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Following a Child’s Language Lead

Adapted from the “John Tracy Center”

What:  Following a child’s lead is an easy and effective way for parents to encourage language growth in children. Parents can join in whatever the child is doing and let him decide what to do next. Then the child is likely to explore more, make discoveries, and have experiences that are meaningful to him. Parents can offer language, speech, and actions to build on the child’s interests and encourage communication. In this way, the child’s language development is fostered and he may begin to include new words and ideas in his play.

Why:  As you follow your child’s lead, you can encourage listening, speech, language and thinking.  Both you and your child benefit because:

  • Leading allows your child to develop his curiosity. Following allows you to learn how your child is thinking.

  • Leading allows your child to expand his exploration. Following allows you to add words or concepts to your child’s play.

  • Leading allows your child to decide what to do within an activity.  Following allows you to encourage turn-taking.

  • Leading allows your child to choose to use your ideas or not! Following allows you to listen to your child.

  • Leading allows your child to include the speech you modeled for him. Following allows you to show he is understood.

  • Leading allows your child to increase his communication. Following allows you to discover your child’s interests and share in his fun!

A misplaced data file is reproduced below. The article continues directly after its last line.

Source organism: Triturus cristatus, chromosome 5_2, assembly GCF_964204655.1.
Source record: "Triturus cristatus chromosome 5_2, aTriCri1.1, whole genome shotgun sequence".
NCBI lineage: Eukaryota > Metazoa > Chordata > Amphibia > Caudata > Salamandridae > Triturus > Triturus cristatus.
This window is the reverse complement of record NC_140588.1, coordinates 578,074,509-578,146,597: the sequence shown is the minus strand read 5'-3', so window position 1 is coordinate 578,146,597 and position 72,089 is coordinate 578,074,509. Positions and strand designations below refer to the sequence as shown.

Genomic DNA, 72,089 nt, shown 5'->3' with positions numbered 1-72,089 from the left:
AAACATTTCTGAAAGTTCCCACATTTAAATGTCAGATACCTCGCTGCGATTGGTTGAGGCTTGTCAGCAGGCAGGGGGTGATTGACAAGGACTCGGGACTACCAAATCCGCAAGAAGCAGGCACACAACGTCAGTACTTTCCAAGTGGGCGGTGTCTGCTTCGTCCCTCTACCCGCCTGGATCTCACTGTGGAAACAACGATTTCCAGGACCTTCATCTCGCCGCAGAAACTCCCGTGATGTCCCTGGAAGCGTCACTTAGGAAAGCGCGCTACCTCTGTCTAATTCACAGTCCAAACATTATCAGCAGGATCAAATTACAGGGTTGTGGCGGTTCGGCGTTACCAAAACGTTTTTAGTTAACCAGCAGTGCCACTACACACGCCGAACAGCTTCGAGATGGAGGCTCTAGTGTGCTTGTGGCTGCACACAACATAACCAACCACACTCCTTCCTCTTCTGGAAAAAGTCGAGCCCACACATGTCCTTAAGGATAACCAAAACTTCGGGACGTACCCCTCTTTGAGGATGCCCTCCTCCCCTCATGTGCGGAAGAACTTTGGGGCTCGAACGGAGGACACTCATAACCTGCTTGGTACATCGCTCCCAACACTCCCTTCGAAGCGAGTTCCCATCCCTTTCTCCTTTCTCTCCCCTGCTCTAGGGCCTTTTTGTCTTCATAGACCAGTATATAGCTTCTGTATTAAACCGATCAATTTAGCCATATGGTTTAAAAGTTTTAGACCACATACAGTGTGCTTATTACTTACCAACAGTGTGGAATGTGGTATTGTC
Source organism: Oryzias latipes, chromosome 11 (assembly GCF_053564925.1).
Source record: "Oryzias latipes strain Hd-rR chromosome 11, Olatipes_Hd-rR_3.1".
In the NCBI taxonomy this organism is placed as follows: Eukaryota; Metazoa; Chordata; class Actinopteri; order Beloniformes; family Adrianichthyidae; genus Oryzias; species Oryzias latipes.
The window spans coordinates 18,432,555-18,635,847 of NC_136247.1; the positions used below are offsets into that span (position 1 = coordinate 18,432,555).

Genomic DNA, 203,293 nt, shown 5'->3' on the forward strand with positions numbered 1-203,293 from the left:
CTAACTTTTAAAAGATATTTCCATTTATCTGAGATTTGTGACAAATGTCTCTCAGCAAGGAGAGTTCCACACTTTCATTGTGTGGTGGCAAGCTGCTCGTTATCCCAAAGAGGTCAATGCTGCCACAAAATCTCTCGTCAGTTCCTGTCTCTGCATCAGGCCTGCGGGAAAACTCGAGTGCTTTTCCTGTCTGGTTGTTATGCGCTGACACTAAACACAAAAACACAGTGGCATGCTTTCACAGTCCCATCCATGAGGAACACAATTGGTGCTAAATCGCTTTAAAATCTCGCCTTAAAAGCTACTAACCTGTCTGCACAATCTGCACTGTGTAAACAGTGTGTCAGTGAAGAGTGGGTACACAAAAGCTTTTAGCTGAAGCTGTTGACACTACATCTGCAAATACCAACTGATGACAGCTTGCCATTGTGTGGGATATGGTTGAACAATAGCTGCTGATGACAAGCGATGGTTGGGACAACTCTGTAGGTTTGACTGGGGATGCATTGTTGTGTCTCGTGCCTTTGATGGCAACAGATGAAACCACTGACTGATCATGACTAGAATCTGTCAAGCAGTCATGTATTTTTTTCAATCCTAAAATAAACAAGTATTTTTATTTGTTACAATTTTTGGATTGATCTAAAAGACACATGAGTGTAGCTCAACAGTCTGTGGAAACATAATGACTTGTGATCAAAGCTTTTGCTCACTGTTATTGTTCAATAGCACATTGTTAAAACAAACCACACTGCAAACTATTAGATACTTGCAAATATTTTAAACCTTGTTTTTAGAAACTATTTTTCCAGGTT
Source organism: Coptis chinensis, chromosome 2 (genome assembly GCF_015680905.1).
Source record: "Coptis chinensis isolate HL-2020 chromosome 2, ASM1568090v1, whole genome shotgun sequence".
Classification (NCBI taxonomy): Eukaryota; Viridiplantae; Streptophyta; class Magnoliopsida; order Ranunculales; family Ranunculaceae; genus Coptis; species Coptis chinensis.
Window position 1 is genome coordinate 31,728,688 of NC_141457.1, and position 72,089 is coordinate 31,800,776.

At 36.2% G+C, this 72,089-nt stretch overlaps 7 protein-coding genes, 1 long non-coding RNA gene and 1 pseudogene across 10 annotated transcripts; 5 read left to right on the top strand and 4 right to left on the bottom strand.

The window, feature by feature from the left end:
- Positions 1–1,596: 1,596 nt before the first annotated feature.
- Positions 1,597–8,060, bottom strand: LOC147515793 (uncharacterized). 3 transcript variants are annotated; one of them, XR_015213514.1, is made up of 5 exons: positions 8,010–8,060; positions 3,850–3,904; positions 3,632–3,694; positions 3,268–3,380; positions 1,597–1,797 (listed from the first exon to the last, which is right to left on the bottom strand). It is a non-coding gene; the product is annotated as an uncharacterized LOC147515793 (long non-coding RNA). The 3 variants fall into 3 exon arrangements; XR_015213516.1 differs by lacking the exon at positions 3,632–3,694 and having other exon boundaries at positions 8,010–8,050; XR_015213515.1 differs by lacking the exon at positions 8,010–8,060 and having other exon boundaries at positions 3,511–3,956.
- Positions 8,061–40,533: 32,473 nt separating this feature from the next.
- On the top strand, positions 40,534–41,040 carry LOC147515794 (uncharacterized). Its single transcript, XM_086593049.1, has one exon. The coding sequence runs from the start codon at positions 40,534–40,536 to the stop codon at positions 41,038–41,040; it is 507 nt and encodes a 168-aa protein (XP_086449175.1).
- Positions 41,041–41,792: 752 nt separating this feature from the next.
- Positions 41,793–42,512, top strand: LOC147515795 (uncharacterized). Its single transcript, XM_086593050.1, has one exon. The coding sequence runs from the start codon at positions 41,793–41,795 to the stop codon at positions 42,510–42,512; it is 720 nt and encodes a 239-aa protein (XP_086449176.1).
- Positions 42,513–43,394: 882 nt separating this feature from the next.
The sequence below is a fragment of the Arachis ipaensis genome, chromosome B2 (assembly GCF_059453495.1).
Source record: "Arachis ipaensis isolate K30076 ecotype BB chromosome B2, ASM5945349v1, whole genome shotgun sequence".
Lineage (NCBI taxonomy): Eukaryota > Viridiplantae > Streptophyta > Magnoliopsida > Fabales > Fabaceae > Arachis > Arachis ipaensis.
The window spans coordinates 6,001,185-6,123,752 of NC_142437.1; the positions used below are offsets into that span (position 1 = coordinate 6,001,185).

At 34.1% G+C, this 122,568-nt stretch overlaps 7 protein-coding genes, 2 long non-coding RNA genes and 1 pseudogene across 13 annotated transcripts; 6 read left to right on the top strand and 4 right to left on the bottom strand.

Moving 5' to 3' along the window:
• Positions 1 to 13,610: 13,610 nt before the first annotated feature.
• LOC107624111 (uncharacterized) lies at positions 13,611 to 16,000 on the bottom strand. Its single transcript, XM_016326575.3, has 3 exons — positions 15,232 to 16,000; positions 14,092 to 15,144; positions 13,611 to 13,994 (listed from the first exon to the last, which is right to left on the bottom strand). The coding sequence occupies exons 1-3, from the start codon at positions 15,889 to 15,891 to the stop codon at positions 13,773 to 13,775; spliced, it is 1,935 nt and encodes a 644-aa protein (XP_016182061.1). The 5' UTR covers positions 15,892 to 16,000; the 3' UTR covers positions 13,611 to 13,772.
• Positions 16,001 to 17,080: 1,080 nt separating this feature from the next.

How:  If your baby is crawling toward a favorite ball, follow his lead and get down on his level saying “Oh, you want your soft ball. Let’s roll the ball back and forth!” Your response may encourage him to use his voice or engage in the short game with you.  When he decides to play differently, follow his lead to enjoy other activities but include new words and actions.

If you keep books within your toddler’s reach he can pick a story to explore with you. You can follow his lead by listening to him tell the story, talking about the pictures he points to or commenting on his favorite pages. “There is the loud motorcycle.  Zooom, it is going fast.” When he changes the topic you can follow his lead for what he is interested in discussing.

If your preschooler plays in sand, you can follow his lead describing what he is doing by saying, “Dig, dig, dig. That is a big hole you are making with the little shovel.” You might admire his mounds, count his buckets or let him tell you what to build and how to do it. When you wait to follow his lead, he can use language to expand and explain his imagination and thinking.

If your child seems to be interested in a household routine, follow his lead and involve him in helping. You might say “Please help me make lunch. What should we put in the lunch box?” You might discuss when to prepare certain foods, how they taste and what his favorite foods are. When you follow his lead, he can choose how much to help and problem solve how to do it.

When:  Look for opportunities daily to follow a child’s lead. While there are some tasks that must be done quickly or in a certain manner, there are many activities that can be done together in a flexible and fun way.  By following a child’s lead, parents can encourage listening, language and speech in shared activities that encourage interaction, initiative and independence.

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